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Remote Sensing is an international peer-reviewed open access monthly journal published by MDPI. The aim of this special issue is to compile the latest developments in AVHRR pre-processing (calibration, geo-coding) and ECV retrieval. Submission deadline is 7 December 2018.
The Global Climate Observing System (GCOS) has defined many essential climate variables (ECV) to be monitored to understand changes of land systems (biosphere, cryosphere, and hydrosphere). The World Meteorological Organization (WMO) reported that a time series of at least 30 years is needed to retrieve statistically significant changes of ECVs. Considering that these are extended periods of time, only a limited selection of satellites and sensors can be used for global monitoring—one of these is the Advanced Very High Resolution Radiometer (AVHRR) sensors onboard NOAA satellites (since 1981) and on the EUMETSAT platform MetOp (since 2006).
The objective of the NOAA series was to deliver images on a regular basis, but not to use the data for quantitative investigations. The intended data application defines the AVHRR’s sensor design. For instance, onboard calibration for the VIS and NIR channels were not included, and the orbit of the NOAA satellites was not stable, which results in an orbit drift with changing overpass times over the equator, and leads to variable solar illumination over areas of interest throughout the lifetime of the satellite. Nevertheless, the four (five) spectral channels in VIS, NIR, and TIR, in addition to a spatial resolution of 1.1 km in nadir and high radiometric resolution of 10-bit, provides a very detailed view of clouds and the Earth surface—a milestone in satellite remote sensing.
The aim of this special issue of Remote Sensing is to compile the latest developments in AVHRR pre-processing (calibration, geo-coding) and ECV retrieval. This considers regional time series based on Local Area Coverage (LAC) data in 1.1 km in nadir and also global applications using Global Area Coverage (GAC) data in 4 km spatial resolution. The main focus is on the retrieval and validation of time series related to the following ECVs: lakes, snow cover, glaciers and ice caps, ice sheets, permafrost, albedo, land cover (including vegetation type), fraction of absorbed photosynthetically active radiation (FAPAR), leaf area index (LAI), above-ground biomass, soil carbon, and fire disturbance. Additionally, papers describing new retrieval methods for the above-mentioned ECVs resulting in improved accuracy, which has to be documented with sound validation procedure, are welcome. Furthermore, authors of methodological papers focusing on novel approaches to determine the uncertainty of the retrieved products are encouraged to submit their work.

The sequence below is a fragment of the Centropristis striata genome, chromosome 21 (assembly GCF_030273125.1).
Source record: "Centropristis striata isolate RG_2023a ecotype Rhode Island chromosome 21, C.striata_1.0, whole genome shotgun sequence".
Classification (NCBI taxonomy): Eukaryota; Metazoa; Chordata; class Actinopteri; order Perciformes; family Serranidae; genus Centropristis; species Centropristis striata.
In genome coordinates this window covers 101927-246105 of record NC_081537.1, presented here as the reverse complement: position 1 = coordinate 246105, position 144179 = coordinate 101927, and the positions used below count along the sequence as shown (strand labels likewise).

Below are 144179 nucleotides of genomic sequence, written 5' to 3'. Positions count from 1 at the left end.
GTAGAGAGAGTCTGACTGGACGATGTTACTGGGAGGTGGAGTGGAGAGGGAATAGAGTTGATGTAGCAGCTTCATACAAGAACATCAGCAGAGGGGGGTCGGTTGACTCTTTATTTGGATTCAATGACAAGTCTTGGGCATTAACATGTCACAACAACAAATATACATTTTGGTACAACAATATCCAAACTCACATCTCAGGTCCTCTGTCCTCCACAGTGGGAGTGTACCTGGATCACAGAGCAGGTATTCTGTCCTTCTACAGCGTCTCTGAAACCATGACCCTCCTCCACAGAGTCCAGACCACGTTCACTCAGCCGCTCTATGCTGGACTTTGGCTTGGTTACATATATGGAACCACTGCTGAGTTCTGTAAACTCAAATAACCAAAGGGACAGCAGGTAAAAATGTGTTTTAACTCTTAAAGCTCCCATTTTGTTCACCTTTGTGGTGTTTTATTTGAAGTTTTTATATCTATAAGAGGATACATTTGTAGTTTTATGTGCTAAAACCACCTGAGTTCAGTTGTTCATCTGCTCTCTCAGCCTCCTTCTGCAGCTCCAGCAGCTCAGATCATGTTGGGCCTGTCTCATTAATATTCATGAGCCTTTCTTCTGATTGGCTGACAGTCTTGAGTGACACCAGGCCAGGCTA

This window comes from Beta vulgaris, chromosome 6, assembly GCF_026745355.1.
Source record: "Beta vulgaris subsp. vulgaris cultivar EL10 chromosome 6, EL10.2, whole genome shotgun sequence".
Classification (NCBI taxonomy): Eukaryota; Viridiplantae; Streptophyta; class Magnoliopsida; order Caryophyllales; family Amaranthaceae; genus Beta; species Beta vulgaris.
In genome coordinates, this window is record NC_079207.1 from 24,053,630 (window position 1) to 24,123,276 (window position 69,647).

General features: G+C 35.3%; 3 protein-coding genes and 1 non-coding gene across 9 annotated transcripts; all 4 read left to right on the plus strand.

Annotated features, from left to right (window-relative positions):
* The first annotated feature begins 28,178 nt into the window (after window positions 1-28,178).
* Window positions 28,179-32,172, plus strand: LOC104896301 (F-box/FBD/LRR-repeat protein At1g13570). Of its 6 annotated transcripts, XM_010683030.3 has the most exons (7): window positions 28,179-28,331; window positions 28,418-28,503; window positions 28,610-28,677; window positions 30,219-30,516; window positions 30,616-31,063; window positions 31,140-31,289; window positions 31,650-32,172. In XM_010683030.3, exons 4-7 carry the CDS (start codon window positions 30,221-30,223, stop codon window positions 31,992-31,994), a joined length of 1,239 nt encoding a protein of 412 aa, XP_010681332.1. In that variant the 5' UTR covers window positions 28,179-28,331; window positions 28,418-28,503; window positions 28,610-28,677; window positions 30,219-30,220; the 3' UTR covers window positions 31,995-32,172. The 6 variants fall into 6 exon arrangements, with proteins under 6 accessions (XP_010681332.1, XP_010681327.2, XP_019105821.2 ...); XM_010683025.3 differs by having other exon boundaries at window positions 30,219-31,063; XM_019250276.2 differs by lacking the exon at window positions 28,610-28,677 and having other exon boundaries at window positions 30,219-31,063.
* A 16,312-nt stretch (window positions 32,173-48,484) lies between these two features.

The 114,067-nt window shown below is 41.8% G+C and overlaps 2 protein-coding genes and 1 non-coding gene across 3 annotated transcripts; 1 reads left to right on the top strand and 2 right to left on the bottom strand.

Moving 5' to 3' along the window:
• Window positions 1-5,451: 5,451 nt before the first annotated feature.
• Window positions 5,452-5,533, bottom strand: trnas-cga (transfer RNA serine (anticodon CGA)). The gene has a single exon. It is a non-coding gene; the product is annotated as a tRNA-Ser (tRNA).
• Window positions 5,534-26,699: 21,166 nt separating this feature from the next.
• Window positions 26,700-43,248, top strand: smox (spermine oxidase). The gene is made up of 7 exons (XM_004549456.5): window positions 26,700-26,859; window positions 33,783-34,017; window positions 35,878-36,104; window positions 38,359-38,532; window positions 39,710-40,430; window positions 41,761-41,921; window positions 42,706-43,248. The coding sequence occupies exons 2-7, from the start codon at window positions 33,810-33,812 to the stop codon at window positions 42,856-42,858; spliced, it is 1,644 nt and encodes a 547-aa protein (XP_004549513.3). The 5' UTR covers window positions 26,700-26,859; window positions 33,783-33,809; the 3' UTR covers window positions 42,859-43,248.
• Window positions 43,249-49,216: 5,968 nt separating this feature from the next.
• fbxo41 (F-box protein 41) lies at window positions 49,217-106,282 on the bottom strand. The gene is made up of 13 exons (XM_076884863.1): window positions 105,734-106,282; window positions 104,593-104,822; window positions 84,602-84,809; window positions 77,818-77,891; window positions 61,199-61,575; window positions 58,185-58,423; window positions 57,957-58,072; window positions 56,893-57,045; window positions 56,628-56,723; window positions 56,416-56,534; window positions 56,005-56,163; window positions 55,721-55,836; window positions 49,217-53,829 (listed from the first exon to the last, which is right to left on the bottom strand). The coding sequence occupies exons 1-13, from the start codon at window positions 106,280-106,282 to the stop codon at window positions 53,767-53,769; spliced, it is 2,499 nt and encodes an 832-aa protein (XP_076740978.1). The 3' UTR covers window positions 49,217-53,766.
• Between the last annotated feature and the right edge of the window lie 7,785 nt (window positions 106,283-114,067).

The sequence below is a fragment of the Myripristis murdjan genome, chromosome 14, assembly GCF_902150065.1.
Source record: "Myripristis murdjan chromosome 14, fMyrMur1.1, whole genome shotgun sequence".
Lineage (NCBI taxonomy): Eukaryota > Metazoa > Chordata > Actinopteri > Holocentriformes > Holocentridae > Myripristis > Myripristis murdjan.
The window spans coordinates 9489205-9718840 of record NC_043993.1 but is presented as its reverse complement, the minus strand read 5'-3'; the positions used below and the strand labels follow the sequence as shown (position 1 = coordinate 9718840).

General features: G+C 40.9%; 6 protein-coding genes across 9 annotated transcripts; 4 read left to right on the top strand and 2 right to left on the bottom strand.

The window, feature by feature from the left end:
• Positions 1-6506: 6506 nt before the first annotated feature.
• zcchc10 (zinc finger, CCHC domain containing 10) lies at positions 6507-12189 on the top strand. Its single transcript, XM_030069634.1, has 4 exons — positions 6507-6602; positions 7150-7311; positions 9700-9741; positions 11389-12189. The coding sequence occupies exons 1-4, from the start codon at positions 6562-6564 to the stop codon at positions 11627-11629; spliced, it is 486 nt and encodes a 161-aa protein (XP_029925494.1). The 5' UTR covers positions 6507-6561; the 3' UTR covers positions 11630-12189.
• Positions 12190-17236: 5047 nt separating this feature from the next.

Manuscript Submission Information
Manuscripts should be submitted online at www.mdpi.com. Manuscripts can be submitted until the 7 December deadline. All papers will be peer-reviewed. Accepted papers will be published continuously in the journal (as soon as accepted) and will be listed together on the special issue website. Research articles and review articles as well as short communications are invited. For planned papers, a title and short abstract (about 100 words) can be sent to the Editorial Office for announcement on the website.
Submitted manuscripts should not have been published previously, nor be under consideration for publication elsewhere (except conference proceedings papers). All manuscripts are thoroughly refereed through a single, blind peer-review process. A guide for authors and other relevant information for submission of manuscripts is available on the Instructions for Authors page.
Submission deadline is 7 December 2018.
For more information, please visit the MDPI website.